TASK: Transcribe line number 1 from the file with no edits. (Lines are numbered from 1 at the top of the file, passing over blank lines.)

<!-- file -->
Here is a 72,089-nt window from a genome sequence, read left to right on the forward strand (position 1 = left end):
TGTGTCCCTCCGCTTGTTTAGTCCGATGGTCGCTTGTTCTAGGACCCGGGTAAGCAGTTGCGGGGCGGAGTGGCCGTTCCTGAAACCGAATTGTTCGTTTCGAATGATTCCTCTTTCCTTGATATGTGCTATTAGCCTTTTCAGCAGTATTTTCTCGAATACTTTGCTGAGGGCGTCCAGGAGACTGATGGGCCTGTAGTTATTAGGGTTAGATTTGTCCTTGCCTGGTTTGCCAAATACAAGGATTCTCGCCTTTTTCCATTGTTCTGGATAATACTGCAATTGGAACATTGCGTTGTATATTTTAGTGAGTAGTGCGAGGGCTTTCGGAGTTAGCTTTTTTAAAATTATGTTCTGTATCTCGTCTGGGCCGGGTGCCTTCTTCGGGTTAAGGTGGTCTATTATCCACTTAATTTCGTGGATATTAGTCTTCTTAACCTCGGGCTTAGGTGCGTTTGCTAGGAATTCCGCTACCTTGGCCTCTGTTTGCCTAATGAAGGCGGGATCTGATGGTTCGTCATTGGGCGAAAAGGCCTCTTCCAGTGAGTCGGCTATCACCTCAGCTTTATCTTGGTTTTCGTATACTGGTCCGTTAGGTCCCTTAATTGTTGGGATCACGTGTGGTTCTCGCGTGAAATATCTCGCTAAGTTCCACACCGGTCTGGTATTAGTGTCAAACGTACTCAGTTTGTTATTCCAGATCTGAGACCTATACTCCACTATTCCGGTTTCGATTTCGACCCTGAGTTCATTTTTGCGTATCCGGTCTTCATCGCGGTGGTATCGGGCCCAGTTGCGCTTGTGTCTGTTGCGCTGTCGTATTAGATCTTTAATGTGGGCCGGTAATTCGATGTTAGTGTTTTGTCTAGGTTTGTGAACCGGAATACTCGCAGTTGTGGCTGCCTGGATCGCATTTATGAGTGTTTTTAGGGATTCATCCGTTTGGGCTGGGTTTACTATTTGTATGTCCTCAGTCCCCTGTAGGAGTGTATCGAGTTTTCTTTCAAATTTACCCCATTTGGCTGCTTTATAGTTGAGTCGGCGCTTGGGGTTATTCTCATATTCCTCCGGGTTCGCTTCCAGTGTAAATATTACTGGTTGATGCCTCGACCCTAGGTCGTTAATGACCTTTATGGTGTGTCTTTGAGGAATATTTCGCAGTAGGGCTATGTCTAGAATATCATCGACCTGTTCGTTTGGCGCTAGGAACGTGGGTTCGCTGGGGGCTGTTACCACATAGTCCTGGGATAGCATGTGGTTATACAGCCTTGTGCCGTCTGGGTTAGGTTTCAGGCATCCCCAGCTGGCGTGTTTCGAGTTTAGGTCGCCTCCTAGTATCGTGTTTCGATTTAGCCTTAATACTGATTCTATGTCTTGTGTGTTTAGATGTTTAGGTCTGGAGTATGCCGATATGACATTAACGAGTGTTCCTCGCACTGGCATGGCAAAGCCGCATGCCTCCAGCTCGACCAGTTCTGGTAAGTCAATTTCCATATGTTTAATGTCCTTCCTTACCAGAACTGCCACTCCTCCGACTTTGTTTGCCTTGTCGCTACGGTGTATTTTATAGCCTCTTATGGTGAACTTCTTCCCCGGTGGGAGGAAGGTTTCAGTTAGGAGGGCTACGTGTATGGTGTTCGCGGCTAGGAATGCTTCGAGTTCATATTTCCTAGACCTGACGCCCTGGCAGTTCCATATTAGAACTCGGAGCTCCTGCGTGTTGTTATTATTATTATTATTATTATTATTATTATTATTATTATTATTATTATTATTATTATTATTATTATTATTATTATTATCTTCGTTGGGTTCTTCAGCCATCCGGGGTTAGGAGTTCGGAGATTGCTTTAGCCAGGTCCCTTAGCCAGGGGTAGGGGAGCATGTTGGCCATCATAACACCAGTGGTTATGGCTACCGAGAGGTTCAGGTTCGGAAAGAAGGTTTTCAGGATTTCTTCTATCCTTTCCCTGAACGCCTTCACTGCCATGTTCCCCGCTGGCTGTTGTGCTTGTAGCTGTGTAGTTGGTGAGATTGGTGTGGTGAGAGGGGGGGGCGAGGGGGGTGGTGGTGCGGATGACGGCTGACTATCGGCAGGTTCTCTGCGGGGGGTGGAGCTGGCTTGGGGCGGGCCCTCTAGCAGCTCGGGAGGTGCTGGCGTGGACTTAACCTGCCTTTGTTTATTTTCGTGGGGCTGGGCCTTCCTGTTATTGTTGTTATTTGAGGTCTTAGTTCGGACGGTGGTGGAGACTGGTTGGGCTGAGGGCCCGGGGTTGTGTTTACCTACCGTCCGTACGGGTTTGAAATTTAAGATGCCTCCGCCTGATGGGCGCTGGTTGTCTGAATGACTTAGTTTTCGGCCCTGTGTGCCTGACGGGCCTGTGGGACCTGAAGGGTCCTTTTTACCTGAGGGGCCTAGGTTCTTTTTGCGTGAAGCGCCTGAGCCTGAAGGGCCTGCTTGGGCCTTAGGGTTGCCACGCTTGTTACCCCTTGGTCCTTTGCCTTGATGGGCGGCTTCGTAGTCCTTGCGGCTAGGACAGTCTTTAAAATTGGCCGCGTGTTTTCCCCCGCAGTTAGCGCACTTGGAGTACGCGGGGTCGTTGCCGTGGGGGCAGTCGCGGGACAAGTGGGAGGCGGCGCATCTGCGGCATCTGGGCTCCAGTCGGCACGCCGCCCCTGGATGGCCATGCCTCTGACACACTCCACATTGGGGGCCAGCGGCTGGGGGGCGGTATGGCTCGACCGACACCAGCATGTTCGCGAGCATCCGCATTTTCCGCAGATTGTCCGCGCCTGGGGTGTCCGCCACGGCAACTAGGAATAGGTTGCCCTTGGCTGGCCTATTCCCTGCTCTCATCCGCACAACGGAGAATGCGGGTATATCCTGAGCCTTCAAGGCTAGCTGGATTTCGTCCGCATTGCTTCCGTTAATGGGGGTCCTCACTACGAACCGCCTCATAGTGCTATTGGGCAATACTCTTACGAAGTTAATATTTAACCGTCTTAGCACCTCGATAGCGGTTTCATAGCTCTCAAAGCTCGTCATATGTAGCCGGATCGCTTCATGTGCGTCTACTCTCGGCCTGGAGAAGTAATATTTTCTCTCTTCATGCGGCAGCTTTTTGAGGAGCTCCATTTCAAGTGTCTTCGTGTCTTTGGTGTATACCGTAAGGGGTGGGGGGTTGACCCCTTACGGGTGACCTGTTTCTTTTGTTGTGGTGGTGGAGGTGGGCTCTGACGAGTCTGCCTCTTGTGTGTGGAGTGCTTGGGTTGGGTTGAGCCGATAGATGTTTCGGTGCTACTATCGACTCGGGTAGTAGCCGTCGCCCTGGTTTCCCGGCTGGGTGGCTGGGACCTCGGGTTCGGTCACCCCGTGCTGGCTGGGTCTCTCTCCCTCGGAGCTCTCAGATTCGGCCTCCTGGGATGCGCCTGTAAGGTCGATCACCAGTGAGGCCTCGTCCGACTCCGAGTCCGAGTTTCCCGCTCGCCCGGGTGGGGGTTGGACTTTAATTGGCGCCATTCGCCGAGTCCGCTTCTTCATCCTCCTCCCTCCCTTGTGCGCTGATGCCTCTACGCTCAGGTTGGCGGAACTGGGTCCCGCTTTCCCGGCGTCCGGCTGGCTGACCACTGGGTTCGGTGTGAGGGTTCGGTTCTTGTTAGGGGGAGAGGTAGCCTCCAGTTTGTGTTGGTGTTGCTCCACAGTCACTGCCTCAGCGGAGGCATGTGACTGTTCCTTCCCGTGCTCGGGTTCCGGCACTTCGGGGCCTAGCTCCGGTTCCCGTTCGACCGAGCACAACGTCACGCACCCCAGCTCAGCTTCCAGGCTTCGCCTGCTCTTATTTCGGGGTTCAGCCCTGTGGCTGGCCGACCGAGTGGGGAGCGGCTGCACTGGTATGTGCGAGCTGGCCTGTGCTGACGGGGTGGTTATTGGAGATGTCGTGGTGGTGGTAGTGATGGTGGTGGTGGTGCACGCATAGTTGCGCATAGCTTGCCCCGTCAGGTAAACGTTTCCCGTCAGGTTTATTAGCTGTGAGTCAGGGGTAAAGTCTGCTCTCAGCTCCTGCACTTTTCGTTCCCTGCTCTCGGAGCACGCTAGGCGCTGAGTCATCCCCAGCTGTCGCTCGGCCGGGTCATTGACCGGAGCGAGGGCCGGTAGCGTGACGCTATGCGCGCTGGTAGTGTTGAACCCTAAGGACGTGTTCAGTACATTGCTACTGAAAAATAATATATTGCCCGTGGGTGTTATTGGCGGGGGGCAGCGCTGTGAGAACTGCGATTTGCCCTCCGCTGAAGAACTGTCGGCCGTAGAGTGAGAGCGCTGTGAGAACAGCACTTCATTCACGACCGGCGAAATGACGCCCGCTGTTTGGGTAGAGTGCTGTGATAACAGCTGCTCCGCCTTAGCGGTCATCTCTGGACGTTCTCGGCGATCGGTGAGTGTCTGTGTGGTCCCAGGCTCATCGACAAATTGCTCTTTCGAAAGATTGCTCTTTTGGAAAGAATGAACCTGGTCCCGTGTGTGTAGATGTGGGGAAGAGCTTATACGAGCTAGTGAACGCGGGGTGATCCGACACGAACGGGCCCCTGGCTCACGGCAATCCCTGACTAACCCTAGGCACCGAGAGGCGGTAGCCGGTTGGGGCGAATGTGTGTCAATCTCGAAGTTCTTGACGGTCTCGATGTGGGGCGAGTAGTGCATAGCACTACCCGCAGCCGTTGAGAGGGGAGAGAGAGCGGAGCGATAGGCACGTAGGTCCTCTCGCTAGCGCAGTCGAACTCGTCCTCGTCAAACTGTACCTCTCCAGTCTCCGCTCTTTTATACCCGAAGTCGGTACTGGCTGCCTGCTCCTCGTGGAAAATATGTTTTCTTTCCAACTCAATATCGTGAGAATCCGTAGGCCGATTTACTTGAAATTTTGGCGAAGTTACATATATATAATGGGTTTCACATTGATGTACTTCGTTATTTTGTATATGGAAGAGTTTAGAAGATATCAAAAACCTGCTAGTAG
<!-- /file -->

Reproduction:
Here is a 72,089-nt window from a genome sequence, read left to right on the forward strand (position 1 = left end):